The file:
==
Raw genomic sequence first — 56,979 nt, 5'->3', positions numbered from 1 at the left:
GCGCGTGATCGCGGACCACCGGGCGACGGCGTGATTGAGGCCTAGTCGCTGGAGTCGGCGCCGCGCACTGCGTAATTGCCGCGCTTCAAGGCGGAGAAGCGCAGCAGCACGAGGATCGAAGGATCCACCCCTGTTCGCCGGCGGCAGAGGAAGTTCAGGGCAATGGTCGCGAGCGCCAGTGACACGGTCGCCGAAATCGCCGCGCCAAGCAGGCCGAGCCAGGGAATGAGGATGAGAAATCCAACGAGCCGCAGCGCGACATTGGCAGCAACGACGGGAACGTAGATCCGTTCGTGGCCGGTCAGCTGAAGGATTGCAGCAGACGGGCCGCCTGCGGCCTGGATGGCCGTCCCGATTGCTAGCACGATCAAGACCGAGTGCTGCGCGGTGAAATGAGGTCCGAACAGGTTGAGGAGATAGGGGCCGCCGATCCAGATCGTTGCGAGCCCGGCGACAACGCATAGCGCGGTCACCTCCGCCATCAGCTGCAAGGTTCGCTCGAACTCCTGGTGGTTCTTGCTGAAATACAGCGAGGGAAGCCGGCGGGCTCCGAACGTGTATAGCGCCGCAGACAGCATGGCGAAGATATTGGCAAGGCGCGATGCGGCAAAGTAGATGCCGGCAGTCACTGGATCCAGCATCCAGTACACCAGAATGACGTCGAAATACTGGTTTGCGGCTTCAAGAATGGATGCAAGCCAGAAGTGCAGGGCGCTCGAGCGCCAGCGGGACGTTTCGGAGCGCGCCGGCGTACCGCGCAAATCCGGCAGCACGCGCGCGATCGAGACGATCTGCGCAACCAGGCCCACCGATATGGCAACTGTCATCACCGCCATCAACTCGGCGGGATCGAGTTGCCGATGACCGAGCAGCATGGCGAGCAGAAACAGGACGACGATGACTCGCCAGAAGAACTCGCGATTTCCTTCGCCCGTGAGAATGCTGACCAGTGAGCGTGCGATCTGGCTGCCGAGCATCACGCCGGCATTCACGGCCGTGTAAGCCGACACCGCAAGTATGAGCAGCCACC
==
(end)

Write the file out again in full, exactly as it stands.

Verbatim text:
Raw genomic sequence first — 56,979 nt, 5'->3', positions numbered from 1 at the left:
GCGCGTGATCGCGGACCACCGGGCGACGGCGTGATTGAGGCCTAGTCGCTGGAGTCGGCGCCGCGCACTGCGTAATTGCCGCGCTTCAAGGCGGAGAAGCGCAGCAGCACGAGGATCGAAGGATCCACCCCTGTTCGCCGGCGGCAGAGGAAGTTCAGGGCAATGGTCGCGAGCGCCAGTGACACGGTCGCCGAAATCGCCGCGCCAAGCAGGCCGAGCCAGGGAATGAGGATGAGAAATCCAACGAGCCGCAGCGCGACATTGGCAGCAACGACGGGAACGTAGATCCGTTCGTGGCCGGTCAGCTGAAGGATTGCAGCAGACGGGCCGCCTGCGGCCTGGATGGCCGTCCCGATTGCTAGCACGATCAAGACCGAGTGCTGCGCGGTGAAATGAGGTCCGAACAGGTTGAGGAGATAGGGGCCGCCGATCCAGATCGTTGCGAGCCCGGCGACAACGCATAGCGCGGTCACCTCCGCCATCAGCTGCAAGGTTCGCTCGAACTCCTGGTGGTTCTTGCTGAAATACAGCGAGGGAAGCCGGCGGGCTCCGAACGTGTATAGCGCCGCAGACAGCATGGCGAAGATATTGGCAAGGCGCGATGCGGCAAAGTAGATGCCGGCAGTCACTGGATCCAGCATCCAGTACACCAGAATGACGTCGAAATACTGGTTTGCGGCTTCAAGAATGGATGCAAGCCAGAAGTGCAGGGCGCTCGAGCGCCAGCGGGACGTTTCGGAGCGCGCCGGCGTACCGCGCAAATCCGGCAGCACGCGCGCGATCGAGACGATCTGCGCAACCAGGCCCACCGATATGGCAACTGTCATCACCGCCATCAACTCGGCGGGATCGAGTTGCCGATGACCGAGCAGCATGGCGAGCAGAAACAGGACGACGATGACTCGCCAGAAGAACTCGCGATTTCCTTCGCCCGTGAGAATGCTGACCAGTGAGCGTGCGATCTGGCTGCCGAGCATCACGCCGGCATTCACGGCCGTGTAAGCCGACACCGCAAGTATGAGCAGCCACC